Voice Tips for Singing With Kids

I am by no means a singing expert. I can carry a simple tune and can match my note to a note being played on a piano. That is about as far as my skills go. In fact, I haven’t really been intentionally applying the knowledge I am about to share with you. (I may have already ruined my first child… oooops 🙂 )

However, I came across an interesting article when I was doing some cleaning through my old teaching resources. It is on how to sing to and with kids. I found it very interesting and hope to apply the principles and help at least some of my children feel confident in their actual singing abilities.

Though, just to be clear, I think flat out SINGING with your children is number one, even if you are literally singing flat. Whether you have a beautiful voice, perfect pitch, or not, keep singing with your children. However, why not apply these little tips if you can.

Voice Tips for Singing With Kids

  1. Use High Pitches.

    For this simple tip, we can just categorize the pitches in high and low. In an ideal world, we would wish for our kids to be able to utilize all pitches. Definitely find songs that use high pitches and low pitches. However, interesting fact, when reading this article, it pointed out that over time children grow to favor low pitches, because that is what they hear. Most adults prefer lower pitches. To help your child be more well rounded, the article recommends singing mostly ‘high and light’. This will hopefully grow your child’s confidence in higher pitched songs. It recommends telling kids the difference between a singing voice and a speaking voice. The singing voice is usually higher.

  2. Encourage Experimentation.

    Building on the last tip of using a variety, encourage your child to experiment with their voice. Sound effects are an easy way to do this. Let them sporadically jump from a high note to a low note. Facilitate a little silliness as they make funny noises corresponding with their songs. You want to encourage your child to be familiar with what their voice can do and not be afraid to try new things when it comes to singing.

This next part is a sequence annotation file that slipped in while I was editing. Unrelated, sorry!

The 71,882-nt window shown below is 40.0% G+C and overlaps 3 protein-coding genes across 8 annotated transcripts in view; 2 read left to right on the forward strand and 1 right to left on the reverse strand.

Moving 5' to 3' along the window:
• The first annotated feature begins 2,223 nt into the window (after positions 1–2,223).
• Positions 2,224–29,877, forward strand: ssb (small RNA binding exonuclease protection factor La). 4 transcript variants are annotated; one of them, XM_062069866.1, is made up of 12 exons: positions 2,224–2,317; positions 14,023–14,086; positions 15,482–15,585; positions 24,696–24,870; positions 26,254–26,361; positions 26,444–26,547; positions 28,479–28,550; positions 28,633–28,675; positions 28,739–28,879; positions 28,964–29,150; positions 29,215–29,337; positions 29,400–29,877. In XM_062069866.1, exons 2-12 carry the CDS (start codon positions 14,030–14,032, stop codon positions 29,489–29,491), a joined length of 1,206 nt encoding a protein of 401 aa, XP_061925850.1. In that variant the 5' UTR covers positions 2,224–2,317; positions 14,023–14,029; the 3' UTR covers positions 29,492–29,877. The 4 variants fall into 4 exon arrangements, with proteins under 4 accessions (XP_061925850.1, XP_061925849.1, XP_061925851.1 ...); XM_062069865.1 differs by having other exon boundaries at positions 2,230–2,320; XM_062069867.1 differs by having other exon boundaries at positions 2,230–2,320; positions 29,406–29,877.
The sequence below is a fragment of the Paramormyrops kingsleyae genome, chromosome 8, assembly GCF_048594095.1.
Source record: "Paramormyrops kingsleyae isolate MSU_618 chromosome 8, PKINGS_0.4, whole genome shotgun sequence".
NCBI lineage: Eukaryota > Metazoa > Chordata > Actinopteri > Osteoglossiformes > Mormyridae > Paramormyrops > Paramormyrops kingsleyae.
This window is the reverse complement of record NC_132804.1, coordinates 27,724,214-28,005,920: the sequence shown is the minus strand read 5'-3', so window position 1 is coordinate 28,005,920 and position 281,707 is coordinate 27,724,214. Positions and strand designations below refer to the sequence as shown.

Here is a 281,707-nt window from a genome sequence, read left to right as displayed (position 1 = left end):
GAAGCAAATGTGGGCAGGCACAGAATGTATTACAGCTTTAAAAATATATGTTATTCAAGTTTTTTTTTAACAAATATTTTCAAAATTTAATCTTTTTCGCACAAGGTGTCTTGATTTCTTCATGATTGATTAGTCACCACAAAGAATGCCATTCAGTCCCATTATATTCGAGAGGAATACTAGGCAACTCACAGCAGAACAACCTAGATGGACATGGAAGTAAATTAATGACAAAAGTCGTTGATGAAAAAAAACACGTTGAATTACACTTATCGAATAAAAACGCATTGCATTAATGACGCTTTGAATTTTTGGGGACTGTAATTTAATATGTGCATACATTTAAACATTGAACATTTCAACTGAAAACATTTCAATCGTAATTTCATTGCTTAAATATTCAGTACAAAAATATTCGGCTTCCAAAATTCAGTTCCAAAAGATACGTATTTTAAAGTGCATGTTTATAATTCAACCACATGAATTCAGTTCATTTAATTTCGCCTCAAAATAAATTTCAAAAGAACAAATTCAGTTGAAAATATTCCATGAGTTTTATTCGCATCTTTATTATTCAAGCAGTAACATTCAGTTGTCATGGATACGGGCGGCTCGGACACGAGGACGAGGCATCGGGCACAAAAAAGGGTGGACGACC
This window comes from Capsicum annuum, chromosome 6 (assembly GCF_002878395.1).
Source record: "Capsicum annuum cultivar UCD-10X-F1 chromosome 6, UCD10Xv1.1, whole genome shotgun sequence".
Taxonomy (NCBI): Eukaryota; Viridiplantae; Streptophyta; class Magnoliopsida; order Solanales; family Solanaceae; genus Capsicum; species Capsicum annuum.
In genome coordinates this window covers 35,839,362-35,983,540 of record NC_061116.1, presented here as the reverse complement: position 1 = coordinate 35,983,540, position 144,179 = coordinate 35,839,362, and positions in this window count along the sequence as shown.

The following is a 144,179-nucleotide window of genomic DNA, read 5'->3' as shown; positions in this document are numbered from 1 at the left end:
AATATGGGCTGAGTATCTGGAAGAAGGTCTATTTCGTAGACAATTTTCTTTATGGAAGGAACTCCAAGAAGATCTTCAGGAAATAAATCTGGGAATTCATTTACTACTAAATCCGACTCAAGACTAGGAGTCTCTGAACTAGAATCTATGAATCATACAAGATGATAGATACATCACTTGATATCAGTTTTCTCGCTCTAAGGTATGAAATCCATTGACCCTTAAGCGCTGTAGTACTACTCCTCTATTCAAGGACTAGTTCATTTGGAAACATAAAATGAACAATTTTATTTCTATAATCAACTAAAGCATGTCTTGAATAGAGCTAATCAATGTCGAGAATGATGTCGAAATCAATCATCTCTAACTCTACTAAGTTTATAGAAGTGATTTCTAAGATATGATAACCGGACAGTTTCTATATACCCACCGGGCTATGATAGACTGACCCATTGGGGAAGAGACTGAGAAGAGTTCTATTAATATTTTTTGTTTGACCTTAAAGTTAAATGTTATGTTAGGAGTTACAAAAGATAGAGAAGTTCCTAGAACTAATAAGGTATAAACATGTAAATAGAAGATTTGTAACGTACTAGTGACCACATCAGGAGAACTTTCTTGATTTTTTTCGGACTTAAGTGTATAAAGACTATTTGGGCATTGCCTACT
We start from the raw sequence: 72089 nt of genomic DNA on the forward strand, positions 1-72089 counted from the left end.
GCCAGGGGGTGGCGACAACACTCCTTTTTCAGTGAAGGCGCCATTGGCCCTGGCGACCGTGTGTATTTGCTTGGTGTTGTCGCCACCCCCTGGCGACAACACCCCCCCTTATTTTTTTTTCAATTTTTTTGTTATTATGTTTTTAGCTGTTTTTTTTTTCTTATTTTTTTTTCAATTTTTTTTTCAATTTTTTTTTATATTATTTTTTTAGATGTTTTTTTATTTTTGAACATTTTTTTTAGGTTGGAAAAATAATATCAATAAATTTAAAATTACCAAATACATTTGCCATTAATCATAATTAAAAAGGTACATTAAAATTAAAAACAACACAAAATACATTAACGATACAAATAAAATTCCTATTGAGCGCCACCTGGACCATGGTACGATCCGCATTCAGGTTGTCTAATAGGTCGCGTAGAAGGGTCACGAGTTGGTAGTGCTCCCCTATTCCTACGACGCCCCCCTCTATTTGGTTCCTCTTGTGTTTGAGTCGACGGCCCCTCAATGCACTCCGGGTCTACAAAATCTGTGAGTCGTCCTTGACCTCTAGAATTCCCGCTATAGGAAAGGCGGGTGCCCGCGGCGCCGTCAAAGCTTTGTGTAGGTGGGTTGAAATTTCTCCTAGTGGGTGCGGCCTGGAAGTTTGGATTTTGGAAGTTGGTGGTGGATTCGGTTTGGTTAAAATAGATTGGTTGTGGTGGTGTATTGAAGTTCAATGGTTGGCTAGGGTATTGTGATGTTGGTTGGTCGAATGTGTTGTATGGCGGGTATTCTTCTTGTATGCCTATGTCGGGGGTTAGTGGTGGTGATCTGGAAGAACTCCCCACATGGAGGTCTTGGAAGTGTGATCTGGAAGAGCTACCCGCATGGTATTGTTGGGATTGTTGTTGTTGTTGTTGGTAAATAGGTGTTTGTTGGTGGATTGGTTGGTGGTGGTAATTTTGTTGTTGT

3. Leave out the piano.

    As a piano player, and really my only claim to being a trained musician, this is hard for me to write. 🙂 However, sometimes a piano, a cd, or music file, can mask your child from hearing their own voice or the voices around them. It is typical for toddlers and preschoolers to turn a blind ear and sing as if they were the only one singing. While, this is normal, and cute/funny, we want to encourage our kids to listen and match their volume to those around them. P.S. I don’t really like to encourage my child to sing softer. I instead tell her to listen to her friends and try to sound beautiful with them.

  4. Practice Pitch Match

    This is something that I am excited to start with Madison (3). Children aren’t always aware that there are certain notes and pitches throughout a song. The article recommends to play games where the children match a note on the piano with their voice. This gives children awareness of different pitches. It encourages children to listen and conscientiously  make decisions about the musicality of the song.

 

Source: Goetze, Mary. 1981  “Children’s Singing Voices”

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